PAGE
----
Historical Travel Planning Guides Turkey

Planning a trip to Gallipoli

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While it was by far the longest day trip I’ve ever done, beating out past destinations like Chichen Itza in Mexico’s Yucatan Peninsula and Neuschwanstein Castle in Germany’s Bavaria region, it was well worth it to visit one of World War I’s most infamous and heartbreaking battlegrounds, even if it did mean spending nearly 10 hours in the car to and from Istanbul. Here’s the ultimate guide for planning a trip to Gallipoli.

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It was sometime in my early college years (and also my watching the 1994 film Legends of the Fall as a teenager) that I became extremely interested in all things World War I, or the Great War as the rest of the world refers to this horrific event in modern history. In America, World War I unfortunately gets the short end of the stick when it comes to it being taught in school and talked about as a subject. This is unfairly and stupidly due to a variety of factors,  including that it wasn’t “America’s war,” since we didn’t enter the conflict until the penultimate year of fighting,  while American forces were in World War II for four long years. And even then, American soldiers (or dough boys as they were referred to, including one of my own maternal great-grandfathers), only fought on the Western Front.

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Anzac Cove, a small cove on the peninsula that became famous when the ANZACs landed there on 25 April 1915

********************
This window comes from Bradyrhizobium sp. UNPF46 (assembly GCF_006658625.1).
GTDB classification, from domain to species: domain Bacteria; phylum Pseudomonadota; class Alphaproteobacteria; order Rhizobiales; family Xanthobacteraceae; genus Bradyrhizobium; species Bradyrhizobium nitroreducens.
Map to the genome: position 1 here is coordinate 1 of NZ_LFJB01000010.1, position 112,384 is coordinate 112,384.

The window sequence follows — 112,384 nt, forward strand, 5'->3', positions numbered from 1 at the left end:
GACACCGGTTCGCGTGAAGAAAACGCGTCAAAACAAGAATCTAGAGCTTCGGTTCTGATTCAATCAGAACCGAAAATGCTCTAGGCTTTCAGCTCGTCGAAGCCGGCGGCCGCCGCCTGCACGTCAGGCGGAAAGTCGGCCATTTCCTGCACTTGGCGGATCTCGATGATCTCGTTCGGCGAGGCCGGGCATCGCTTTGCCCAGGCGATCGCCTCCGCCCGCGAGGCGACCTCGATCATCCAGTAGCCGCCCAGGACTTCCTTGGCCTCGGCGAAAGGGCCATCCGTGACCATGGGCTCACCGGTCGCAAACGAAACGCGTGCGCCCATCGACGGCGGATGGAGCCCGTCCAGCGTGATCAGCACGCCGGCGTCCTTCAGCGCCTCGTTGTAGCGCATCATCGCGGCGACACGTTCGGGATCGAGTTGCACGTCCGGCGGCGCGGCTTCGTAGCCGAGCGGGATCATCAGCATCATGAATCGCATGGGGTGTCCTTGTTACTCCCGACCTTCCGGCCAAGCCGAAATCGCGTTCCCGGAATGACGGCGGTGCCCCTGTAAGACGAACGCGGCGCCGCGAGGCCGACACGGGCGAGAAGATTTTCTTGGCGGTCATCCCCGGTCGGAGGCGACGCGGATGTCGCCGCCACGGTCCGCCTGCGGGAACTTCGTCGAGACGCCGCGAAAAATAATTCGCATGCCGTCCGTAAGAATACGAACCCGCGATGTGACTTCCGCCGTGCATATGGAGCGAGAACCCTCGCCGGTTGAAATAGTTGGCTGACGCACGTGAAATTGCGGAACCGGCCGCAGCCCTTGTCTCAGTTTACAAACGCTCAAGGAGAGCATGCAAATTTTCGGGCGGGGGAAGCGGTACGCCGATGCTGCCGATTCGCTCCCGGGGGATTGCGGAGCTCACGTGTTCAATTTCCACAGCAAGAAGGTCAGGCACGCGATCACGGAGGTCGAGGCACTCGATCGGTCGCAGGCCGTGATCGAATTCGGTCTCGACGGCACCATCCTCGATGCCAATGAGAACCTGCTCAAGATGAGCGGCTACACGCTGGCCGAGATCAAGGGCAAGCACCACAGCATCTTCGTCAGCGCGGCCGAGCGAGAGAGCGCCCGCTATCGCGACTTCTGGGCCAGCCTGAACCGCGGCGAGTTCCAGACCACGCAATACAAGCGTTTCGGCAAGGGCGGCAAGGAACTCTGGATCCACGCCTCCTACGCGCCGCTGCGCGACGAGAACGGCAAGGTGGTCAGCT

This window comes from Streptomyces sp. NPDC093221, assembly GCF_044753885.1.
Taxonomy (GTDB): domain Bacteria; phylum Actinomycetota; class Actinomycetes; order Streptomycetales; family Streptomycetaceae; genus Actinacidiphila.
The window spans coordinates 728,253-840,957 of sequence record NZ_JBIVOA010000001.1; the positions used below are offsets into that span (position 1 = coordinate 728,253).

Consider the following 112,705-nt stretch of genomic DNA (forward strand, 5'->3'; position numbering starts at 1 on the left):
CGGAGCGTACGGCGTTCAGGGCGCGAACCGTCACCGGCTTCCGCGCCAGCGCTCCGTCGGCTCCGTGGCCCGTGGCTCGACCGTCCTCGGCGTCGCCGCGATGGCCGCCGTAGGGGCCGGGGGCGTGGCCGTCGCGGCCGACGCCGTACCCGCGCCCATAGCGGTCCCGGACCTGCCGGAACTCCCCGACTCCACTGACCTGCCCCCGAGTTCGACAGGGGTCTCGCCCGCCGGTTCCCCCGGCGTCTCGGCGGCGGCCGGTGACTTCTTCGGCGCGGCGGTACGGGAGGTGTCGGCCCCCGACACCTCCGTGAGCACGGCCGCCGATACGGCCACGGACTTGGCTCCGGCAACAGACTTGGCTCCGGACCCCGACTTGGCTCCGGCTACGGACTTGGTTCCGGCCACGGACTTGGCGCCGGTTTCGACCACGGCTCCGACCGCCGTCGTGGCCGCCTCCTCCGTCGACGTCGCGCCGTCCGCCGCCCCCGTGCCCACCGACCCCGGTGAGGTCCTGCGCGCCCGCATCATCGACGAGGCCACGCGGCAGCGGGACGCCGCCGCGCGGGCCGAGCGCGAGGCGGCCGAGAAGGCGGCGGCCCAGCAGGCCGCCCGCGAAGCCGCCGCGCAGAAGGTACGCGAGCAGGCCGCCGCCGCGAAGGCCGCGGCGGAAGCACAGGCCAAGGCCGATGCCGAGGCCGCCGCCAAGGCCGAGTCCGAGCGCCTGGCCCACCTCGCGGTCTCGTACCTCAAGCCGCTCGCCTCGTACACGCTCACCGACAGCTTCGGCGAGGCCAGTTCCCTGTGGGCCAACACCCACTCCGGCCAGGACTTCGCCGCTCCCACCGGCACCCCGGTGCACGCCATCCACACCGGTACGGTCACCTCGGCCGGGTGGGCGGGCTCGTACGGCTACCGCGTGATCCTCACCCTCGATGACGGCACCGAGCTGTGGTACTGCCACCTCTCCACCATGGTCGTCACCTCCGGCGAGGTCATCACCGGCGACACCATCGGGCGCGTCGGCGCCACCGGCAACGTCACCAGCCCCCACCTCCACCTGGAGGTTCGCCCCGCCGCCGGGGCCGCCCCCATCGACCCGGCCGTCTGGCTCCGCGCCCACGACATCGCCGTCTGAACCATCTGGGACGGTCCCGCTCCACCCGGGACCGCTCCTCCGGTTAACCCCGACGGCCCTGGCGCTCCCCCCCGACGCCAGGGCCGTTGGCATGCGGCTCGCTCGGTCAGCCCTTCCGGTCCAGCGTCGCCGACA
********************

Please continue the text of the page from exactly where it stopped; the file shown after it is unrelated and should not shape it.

With that said, there are some Americans who are semi-knowledgeable about the Western Front, familiar with names of infamous places like the Somme and Ypres. But if you  utter the name “Gallipoli” to most Americans, they wouldn’t have the faintest idea  what you were talking about (or they might think you’re talking about the southern Italian city of the same name,  which both Google and TripAdvisor thought I wanted each and every time I ran a search query). Conversely,  if you were to ask an Australian or New Zealander about Gallipoli, it would be a whole different story altogether (more on this below).

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I don’t want to turn this post into an exhausting history lesson;  for actual learning about this nearly 11-month campaign of  misery and slaughter during World War I, click here. But regardless of your nationality, Gallipoli is a worthy place to visit. Because it will forever be remembered as one of modern  history’s most infamous events.

If I’ve spurred your interest in visiting, here’s everything you need to know about planning a trip to Gallipoli.

-First things first, just like Cappadocia, Gallipoli isn’t a city

The name Gallipoli actually refers to the name of the peninsula. It’s the Italian form of the Greek name “Καλλίπολις”, meaning “Beautiful City”, the original name of the modern town of Gelibolu. If you’re looking for driving directions or places to stay nearby, the  towns closest to the Gallipoli battlefields are Çanakkale and Eceabat.

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Famous statue of a Turkish soldier carrying an injured ANZAC solider back to ANZAC lines

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Memorial of the Battle of Çanakkale in Ecebat